A recruitment consultant who worked for former presidential candidate Peter Casey has been unfairly fired, the Workplace Relations Commission (WRC) has found.
However, Michael O’Sullivan, who was employed by Claddagh Resources, Mr Casey’s recruitment company, was awarded just €250 in compensation after a WRC referee found he had contributed to his sacking.
In a decision to be released in the coming days, Judge Pat Brady said Mr. O’Sullivan’s employment was terminated by Mr. Casey “without even the slightest nod towards a fair trial.”
However, Mr Brady found that Mr Casey, a former judge on the television show Dragons’ Den, had been provoked into sacking Mr O’Sullivan after the recruiter sent an “unacceptably threatening” email to a work colleague who shortly thereafter left the company later.
Mr O’Sullivan, whose position was under pressure at the time due to his job performance, believed the woman spoke “negatively” about him. In the email, he falsely claimed he had received legal advice, that her alleged conduct was grounds for her dismissal and for him to sue her for defamation.
In correspondence, the company later said the woman never spoke negatively about him to management.
In his finding, Mr Brady said: “The complainant’s letter was totally unjustified and I am taking into account the circumstances of this regrettable behavior and its contribution to the dismissal in my awarding compensation.”
The judge added: “He made an outrageous and baseless threat against a colleague for which he produced no evidence, his purpose was to intimidate her, he lied that it was based on legal advice and it resulted in her termination their employment.”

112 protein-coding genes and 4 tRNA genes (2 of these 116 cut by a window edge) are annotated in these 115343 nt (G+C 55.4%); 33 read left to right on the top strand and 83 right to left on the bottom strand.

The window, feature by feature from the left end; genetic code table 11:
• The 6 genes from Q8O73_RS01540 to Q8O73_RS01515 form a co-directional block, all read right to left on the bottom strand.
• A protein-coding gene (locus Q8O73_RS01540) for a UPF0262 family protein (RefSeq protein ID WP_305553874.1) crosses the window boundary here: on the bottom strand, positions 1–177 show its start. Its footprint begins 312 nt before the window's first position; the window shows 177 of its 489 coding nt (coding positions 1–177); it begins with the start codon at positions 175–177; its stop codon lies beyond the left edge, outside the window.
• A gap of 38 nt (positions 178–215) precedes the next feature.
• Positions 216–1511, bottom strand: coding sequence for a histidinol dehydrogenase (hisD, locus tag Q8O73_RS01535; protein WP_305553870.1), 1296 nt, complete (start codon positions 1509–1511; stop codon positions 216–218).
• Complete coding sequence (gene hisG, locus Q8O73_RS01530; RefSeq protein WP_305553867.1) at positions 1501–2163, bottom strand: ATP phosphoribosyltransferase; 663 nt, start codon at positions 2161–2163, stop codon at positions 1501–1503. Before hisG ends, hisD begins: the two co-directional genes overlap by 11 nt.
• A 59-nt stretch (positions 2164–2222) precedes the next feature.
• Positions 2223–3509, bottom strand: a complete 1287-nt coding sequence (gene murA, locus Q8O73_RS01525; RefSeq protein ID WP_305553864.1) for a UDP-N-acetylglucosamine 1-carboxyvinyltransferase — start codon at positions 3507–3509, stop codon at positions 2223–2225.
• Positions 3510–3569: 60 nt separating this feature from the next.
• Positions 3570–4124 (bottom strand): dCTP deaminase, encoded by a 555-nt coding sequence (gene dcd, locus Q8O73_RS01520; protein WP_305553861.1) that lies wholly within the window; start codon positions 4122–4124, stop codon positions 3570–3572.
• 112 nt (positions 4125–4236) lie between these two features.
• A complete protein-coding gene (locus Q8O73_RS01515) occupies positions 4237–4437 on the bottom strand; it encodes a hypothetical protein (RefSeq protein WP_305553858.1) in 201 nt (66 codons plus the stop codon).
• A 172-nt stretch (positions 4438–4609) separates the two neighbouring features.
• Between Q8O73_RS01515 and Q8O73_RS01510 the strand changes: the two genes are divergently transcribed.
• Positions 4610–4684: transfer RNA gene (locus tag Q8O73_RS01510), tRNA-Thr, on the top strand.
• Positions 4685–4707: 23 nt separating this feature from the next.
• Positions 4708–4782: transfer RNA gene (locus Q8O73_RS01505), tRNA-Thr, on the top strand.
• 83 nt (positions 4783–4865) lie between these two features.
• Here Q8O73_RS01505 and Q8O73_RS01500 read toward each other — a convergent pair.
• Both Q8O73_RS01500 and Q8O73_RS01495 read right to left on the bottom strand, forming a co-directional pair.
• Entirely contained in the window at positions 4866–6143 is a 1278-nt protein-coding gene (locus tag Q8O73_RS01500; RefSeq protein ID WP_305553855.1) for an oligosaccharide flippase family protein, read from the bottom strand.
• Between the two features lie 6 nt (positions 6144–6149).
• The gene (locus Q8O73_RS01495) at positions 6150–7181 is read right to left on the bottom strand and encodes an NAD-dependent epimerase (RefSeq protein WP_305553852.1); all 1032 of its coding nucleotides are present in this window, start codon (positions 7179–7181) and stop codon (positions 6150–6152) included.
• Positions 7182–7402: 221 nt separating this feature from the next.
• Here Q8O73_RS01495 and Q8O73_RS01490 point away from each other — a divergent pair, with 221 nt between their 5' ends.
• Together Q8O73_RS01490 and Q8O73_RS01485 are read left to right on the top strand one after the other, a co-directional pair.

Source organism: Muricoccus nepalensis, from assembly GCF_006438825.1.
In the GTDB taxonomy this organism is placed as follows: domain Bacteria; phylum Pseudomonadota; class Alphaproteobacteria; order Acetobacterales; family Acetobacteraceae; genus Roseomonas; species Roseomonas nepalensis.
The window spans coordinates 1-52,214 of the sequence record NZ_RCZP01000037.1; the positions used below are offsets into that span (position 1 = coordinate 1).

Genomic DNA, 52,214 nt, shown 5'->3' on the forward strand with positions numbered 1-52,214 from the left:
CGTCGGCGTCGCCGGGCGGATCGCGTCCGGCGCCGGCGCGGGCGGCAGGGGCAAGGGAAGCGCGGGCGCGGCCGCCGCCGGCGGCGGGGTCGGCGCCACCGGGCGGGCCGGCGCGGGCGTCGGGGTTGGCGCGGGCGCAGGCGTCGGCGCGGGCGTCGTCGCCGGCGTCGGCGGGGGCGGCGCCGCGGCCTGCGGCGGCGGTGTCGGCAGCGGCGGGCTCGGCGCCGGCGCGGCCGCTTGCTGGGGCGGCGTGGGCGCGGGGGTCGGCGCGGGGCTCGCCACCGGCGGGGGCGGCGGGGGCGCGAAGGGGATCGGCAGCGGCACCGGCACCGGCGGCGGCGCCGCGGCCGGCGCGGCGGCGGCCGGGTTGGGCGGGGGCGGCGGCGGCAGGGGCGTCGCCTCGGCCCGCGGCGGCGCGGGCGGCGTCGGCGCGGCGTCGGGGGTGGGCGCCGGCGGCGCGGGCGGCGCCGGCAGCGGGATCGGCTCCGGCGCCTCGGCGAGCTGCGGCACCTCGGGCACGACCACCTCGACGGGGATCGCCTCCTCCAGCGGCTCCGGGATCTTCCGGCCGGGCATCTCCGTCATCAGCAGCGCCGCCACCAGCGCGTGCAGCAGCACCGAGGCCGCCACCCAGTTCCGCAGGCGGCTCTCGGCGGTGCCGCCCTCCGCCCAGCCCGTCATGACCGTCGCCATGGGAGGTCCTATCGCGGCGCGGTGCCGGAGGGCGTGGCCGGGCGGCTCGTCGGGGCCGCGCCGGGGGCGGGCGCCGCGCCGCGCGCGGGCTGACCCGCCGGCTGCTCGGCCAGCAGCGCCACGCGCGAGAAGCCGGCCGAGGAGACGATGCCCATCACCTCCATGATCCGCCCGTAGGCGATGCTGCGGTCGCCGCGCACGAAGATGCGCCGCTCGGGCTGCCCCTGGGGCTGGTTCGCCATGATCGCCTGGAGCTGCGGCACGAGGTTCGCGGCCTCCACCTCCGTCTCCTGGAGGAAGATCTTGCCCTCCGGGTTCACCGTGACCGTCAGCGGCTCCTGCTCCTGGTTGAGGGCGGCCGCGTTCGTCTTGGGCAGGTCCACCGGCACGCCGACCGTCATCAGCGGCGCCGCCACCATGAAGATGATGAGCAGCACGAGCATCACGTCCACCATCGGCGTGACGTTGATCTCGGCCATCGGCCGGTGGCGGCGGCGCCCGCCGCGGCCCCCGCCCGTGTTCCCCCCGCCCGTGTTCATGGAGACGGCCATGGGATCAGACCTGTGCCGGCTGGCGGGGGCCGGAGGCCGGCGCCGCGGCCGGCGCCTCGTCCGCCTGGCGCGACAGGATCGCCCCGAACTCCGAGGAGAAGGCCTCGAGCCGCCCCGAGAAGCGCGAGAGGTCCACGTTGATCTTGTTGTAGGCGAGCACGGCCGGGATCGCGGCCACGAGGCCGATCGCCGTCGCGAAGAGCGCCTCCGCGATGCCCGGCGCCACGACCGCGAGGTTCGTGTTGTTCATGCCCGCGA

Mr O’Sullivan worked at the recruitment firm, which is headquartered in Co Donegal, between April 2018 and March last year. He said he managed an account during his tenure and had a very good relationship with his senior manager. However, he was twice included in a “performance improvement program”, the second of which he felt contained unrealistic goals.
In November 2020, he was given 90 days to improve his performance or find another job.
However, he was not released until the following March.
He said the layoff had a major impact on his morale and self-esteem, and he was unemployed for six months afterwards.
The company denied that Mr O’Sullivan was unfairly fired and said his employment was terminated due to policy violations, misconduct and performance issues. It was alleged that he underperformed significantly and in particular failed to match job applicants with clients.
In one submission it argued that termination for performance reasons did not entail the requirement to apply principles of natural law.
But Mr. Brady noted that the decision to terminate Mr. O’Sullivan’s employment resulted directly from the email and not from performance issues.
He found the dismissal unfair but only awarded Mr O’Sullivan €250 given his contribution to it.
https://www.independent.ie/irish-news/news/ex-employee-of-presidential-hopeful-peter-casey-awarded-just-250-after-contributing-to-his-unfair-sacking-42137925.html The former staffer of presidential hopeful Peter Casey was paid just €250 after contributing to his unfair sacking